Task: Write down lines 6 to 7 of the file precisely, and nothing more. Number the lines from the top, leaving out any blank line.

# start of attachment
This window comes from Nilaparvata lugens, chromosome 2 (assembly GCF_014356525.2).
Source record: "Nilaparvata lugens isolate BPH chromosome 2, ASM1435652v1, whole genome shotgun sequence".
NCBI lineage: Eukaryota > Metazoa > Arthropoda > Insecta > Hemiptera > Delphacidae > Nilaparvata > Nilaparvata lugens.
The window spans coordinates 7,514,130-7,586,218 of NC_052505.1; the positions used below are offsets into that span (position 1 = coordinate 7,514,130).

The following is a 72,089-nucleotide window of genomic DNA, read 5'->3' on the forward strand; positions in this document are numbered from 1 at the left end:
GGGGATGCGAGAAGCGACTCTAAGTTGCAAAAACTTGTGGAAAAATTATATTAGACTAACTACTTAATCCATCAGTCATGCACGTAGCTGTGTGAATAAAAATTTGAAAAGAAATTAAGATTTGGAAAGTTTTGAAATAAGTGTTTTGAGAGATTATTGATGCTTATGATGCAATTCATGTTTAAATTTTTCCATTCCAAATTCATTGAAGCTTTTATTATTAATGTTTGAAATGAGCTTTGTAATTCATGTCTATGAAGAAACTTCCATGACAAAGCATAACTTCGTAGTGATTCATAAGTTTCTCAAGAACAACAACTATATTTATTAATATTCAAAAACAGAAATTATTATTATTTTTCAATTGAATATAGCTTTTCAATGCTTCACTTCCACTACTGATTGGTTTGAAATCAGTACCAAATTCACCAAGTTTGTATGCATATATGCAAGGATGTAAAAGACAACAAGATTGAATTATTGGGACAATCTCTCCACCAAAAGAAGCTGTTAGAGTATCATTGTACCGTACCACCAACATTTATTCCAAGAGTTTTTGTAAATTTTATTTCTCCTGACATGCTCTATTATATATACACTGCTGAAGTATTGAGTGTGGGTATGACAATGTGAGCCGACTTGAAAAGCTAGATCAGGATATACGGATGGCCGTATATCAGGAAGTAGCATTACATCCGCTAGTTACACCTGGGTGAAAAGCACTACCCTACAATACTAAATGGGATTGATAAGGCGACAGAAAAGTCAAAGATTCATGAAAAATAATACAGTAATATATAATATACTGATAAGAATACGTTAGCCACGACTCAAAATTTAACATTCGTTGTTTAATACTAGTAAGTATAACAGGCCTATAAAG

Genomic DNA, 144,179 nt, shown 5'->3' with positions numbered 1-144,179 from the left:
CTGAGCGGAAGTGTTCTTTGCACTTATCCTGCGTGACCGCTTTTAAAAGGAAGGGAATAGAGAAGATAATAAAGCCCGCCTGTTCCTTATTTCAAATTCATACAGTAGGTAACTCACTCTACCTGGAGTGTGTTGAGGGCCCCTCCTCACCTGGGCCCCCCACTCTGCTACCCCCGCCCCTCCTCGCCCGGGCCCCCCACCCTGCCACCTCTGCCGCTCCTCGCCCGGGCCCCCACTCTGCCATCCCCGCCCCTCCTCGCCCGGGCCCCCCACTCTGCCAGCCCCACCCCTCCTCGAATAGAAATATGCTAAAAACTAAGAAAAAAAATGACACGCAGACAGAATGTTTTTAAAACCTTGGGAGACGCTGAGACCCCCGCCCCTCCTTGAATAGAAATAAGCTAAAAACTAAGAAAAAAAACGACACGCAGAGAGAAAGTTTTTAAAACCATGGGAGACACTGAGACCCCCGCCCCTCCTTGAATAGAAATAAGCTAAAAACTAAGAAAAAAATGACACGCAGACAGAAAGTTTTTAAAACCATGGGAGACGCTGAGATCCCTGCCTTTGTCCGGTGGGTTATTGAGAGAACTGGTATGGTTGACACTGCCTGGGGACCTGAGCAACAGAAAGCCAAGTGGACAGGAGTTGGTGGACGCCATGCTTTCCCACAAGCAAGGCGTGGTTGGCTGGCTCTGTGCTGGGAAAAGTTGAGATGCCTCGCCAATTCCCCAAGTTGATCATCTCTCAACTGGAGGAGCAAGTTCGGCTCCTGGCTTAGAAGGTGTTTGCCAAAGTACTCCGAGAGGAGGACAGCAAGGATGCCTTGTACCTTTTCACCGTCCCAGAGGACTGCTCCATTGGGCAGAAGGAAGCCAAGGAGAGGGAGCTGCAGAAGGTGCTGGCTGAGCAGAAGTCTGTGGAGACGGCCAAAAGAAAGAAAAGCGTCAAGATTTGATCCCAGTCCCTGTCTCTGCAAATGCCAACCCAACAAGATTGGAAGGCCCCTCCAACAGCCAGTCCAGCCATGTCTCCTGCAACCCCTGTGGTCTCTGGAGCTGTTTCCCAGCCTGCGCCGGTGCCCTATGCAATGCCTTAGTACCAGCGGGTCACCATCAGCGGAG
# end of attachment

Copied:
GGGGATGCGAGAAGCGACTCTAAGTTGCAAAAACTTGTGGAAAAATTATATTAGACTAACTACTTAATCCATCAGTCATGCACGTAGCTGTGTGAATAAAAATTTGAAAAGAAATTAAGATTTGGAAAGTTTTGAAATAAGTGTTTTGAGAGATTATTGATGCTTATGATGCAATTCATGTTTAAATTTTTCCATTCCAAATTCATTGAAGCTTTTATTATTAATGTTTGAAATGAGCTTTGTAATTCATGTCTATGAAGAAACTTCCATGACAAAGCATAACTTCGTAGTGATTCATAAGTTTCTCAAGAACAACAACTATATTTATTAATATTCAAAAACAGAAATTATTATTATTTTTCAATTGAATATAGCTTTTCAATGCTTCACTTCCACTACTGATTGGTTTGAAATCAGTACCAAATTCACCAAGTTTGTATGCATATATGCAAGGATGTAAAAGACAACAAGATTGAATTATTGGGACAATCTCTCCACCAAAAGAAGCTGTTAGAGTATCATTGTACCGTACCACCAACATTTATTCCAAGAGTTTTTGTAAATTTTATTTCTCCTGACATGCTCTATTATATATACACTGCTGAAGTATTGAGTGTGGGTATGACAATGTGAGCCGACTTGAAAAGCTAGATCAGGATATACGGATGGCCGTATATCAGGAAGTAGCATTACATCCGCTAGTTACACCTGGGTGAAAAGCACTACCCTACAATACTAAATGGGATTGATAAGGCGACAGAAAAGTCAAAGATTCATGAAAAATAATACAGTAATATATAATATACTGATAAGAATACGTTAGCCACGACTCAAAATTTAACATTCGTTGTTTAATACTAGTAAGTATAACAGGCCTATAAAG

Genomic DNA, 144,179 nt, shown 5'->3' with positions numbered 1-144,179 from the left: